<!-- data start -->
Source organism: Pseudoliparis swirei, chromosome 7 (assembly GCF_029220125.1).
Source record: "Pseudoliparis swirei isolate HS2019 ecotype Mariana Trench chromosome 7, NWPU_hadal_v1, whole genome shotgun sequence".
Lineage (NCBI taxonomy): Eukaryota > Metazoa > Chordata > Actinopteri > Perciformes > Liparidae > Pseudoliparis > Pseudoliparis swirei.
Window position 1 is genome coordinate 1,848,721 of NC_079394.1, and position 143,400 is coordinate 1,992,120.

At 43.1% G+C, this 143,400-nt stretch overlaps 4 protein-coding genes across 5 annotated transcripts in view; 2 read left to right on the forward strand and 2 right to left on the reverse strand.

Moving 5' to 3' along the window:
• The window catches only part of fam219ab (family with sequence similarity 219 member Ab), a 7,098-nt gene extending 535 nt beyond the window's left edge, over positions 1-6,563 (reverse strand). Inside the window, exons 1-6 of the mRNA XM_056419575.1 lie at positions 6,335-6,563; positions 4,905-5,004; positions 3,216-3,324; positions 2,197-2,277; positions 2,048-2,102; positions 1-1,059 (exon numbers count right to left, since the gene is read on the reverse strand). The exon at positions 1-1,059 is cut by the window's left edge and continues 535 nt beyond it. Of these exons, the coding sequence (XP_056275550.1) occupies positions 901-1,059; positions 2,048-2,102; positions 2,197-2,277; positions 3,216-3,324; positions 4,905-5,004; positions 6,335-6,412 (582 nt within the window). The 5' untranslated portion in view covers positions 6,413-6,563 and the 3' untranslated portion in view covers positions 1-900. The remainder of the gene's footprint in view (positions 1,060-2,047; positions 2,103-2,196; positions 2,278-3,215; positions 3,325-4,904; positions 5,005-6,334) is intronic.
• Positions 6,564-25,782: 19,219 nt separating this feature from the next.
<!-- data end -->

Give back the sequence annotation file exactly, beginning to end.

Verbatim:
Source organism: Pseudoliparis swirei, chromosome 7 (assembly GCF_029220125.1).
Source record: "Pseudoliparis swirei isolate HS2019 ecotype Mariana Trench chromosome 7, NWPU_hadal_v1, whole genome shotgun sequence".
Lineage (NCBI taxonomy): Eukaryota > Metazoa > Chordata > Actinopteri > Perciformes > Liparidae > Pseudoliparis > Pseudoliparis swirei.
Window position 1 is genome coordinate 1,848,721 of NC_079394.1, and position 143,400 is coordinate 1,992,120.

At 43.1% G+C, this 143,400-nt stretch overlaps 4 protein-coding genes across 5 annotated transcripts in view; 2 read left to right on the forward strand and 2 right to left on the reverse strand.

Moving 5' to 3' along the window:
• The window catches only part of fam219ab (family with sequence similarity 219 member Ab), a 7,098-nt gene extending 535 nt beyond the window's left edge, over positions 1-6,563 (reverse strand). Inside the window, exons 1-6 of the mRNA XM_056419575.1 lie at positions 6,335-6,563; positions 4,905-5,004; positions 3,216-3,324; positions 2,197-2,277; positions 2,048-2,102; positions 1-1,059 (exon numbers count right to left, since the gene is read on the reverse strand). The exon at positions 1-1,059 is cut by the window's left edge and continues 535 nt beyond it. Of these exons, the coding sequence (XP_056275550.1) occupies positions 901-1,059; positions 2,048-2,102; positions 2,197-2,277; positions 3,216-3,324; positions 4,905-5,004; positions 6,335-6,412 (582 nt within the window). The 5' untranslated portion in view covers positions 6,413-6,563 and the 3' untranslated portion in view covers positions 1-900. The remainder of the gene's footprint in view (positions 1,060-2,047; positions 2,103-2,196; positions 2,278-3,215; positions 3,325-4,904; positions 5,005-6,334) is intronic.
• Positions 6,564-25,782: 19,219 nt separating this feature from the next.